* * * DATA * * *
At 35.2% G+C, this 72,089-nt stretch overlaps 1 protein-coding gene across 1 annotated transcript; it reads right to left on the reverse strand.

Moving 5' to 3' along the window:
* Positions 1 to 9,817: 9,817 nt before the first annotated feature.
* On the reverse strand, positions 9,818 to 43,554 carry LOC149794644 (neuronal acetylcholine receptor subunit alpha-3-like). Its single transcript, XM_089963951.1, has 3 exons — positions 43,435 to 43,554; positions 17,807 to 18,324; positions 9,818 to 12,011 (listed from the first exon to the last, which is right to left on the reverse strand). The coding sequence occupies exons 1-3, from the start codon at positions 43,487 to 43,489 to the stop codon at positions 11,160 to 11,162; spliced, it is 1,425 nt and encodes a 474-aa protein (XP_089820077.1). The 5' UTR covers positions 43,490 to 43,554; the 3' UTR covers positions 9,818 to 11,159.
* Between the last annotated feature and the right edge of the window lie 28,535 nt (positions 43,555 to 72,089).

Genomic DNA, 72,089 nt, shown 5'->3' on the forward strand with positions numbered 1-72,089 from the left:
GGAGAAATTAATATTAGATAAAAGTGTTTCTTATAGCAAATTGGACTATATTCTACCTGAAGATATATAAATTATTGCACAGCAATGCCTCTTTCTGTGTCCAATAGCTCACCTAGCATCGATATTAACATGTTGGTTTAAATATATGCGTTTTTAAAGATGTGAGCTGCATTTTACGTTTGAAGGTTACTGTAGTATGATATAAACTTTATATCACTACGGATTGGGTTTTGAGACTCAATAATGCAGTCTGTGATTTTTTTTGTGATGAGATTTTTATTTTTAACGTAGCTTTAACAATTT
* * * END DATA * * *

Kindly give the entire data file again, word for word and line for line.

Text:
At 35.2% G+C, this 72,089-nt stretch overlaps 1 protein-coding gene across 1 annotated transcript; it reads right to left on the reverse strand.

Moving 5' to 3' along the window:
* Positions 1 to 9,817: 9,817 nt before the first annotated feature.
* On the reverse strand, positions 9,818 to 43,554 carry LOC149794644 (neuronal acetylcholine receptor subunit alpha-3-like). Its single transcript, XM_089963951.1, has 3 exons — positions 43,435 to 43,554; positions 17,807 to 18,324; positions 9,818 to 12,011 (listed from the first exon to the last, which is right to left on the reverse strand). The coding sequence occupies exons 1-3, from the start codon at positions 43,487 to 43,489 to the stop codon at positions 11,160 to 11,162; spliced, it is 1,425 nt and encodes a 474-aa protein (XP_089820077.1). The 5' UTR covers positions 43,490 to 43,554; the 3' UTR covers positions 9,818 to 11,159.
* Between the last annotated feature and the right edge of the window lie 28,535 nt (positions 43,555 to 72,089).

Genomic DNA, 72,089 nt, shown 5'->3' on the forward strand with positions numbered 1-72,089 from the left:
GGAGAAATTAATATTAGATAAAAGTGTTTCTTATAGCAAATTGGACTATATTCTACCTGAAGATATATAAATTATTGCACAGCAATGCCTCTTTCTGTGTCCAATAGCTCACCTAGCATCGATATTAACATGTTGGTTTAAATATATGCGTTTTTAAAGATGTGAGCTGCATTTTACGTTTGAAGGTTACTGTAGTATGATATAAACTTTATATCACTACGGATTGGGTTTTGAGACTCAATAATGCAGTCTGTGATTTTTTTTGTGATGAGATTTTTATTTTTAACGTAGCTTTAACAATTT